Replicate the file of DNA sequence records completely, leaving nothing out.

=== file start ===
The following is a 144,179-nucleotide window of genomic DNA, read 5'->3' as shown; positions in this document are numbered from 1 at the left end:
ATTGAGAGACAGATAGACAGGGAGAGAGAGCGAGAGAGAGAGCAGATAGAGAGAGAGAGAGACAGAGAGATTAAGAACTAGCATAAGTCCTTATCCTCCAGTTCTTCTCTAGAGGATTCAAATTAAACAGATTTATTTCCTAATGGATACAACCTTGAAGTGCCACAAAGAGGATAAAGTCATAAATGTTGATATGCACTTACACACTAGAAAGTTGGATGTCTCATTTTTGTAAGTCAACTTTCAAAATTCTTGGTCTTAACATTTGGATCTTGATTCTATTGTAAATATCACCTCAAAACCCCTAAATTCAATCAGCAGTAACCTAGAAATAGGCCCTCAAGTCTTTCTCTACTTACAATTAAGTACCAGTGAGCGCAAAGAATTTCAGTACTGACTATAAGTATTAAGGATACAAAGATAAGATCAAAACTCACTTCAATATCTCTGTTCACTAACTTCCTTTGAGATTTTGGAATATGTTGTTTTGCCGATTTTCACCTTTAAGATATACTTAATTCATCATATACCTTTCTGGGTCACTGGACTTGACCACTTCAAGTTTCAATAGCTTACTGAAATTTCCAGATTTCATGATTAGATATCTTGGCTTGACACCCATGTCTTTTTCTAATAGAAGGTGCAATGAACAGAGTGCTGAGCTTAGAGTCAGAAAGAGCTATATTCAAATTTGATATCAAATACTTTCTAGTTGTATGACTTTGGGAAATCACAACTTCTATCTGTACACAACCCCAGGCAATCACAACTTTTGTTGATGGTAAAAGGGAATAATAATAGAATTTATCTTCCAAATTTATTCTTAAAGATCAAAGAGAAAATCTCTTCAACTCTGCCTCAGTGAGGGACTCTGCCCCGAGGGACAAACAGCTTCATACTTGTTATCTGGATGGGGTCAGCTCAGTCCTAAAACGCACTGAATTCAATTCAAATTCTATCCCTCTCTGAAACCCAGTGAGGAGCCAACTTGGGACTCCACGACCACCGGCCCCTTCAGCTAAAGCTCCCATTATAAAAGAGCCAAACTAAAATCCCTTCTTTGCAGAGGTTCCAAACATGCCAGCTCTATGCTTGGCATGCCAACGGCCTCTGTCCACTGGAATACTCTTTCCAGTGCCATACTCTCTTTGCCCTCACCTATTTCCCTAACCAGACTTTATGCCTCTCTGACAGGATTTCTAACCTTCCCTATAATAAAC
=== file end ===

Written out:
The following is a 144,179-nucleotide window of genomic DNA, read 5'->3' as shown; positions in this document are numbered from 1 at the left end:
ATTGAGAGACAGATAGACAGGGAGAGAGAGCGAGAGAGAGAGCAGATAGAGAGAGAGAGAGACAGAGAGATTAAGAACTAGCATAAGTCCTTATCCTCCAGTTCTTCTCTAGAGGATTCAAATTAAACAGATTTATTTCCTAATGGATACAACCTTGAAGTGCCACAAAGAGGATAAAGTCATAAATGTTGATATGCACTTACACACTAGAAAGTTGGATGTCTCATTTTTGTAAGTCAACTTTCAAAATTCTTGGTCTTAACATTTGGATCTTGATTCTATTGTAAATATCACCTCAAAACCCCTAAATTCAATCAGCAGTAACCTAGAAATAGGCCCTCAAGTCTTTCTCTACTTACAATTAAGTACCAGTGAGCGCAAAGAATTTCAGTACTGACTATAAGTATTAAGGATACAAAGATAAGATCAAAACTCACTTCAATATCTCTGTTCACTAACTTCCTTTGAGATTTTGGAATATGTTGTTTTGCCGATTTTCACCTTTAAGATATACTTAATTCATCATATACCTTTCTGGGTCACTGGACTTGACCACTTCAAGTTTCAATAGCTTACTGAAATTTCCAGATTTCATGATTAGATATCTTGGCTTGACACCCATGTCTTTTTCTAATAGAAGGTGCAATGAACAGAGTGCTGAGCTTAGAGTCAGAAAGAGCTATATTCAAATTTGATATCAAATACTTTCTAGTTGTATGACTTTGGGAAATCACAACTTCTATCTGTACACAACCCCAGGCAATCACAACTTTTGTTGATGGTAAAAGGGAATAATAATAGAATTTATCTTCCAAATTTATTCTTAAAGATCAAAGAGAAAATCTCTTCAACTCTGCCTCAGTGAGGGACTCTGCCCCGAGGGACAAACAGCTTCATACTTGTTATCTGGATGGGGTCAGCTCAGTCCTAAAACGCACTGAATTCAATTCAAATTCTATCCCTCTCTGAAACCCAGTGAGGAGCCAACTTGGGACTCCACGACCACCGGCCCCTTCAGCTAAAGCTCCCATTATAAAAGAGCCAAACTAAAATCCCTTCTTTGCAGAGGTTCCAAACATGCCAGCTCTATGCTTGGCATGCCAACGGCCTCTGTCCACTGGAATACTCTTTCCAGTGCCATACTCTCTTTGCCCTCACCTATTTCCCTAACCAGACTTTATGCCTCTCTGACAGGATTTCTAACCTTCCCTATAATAAAC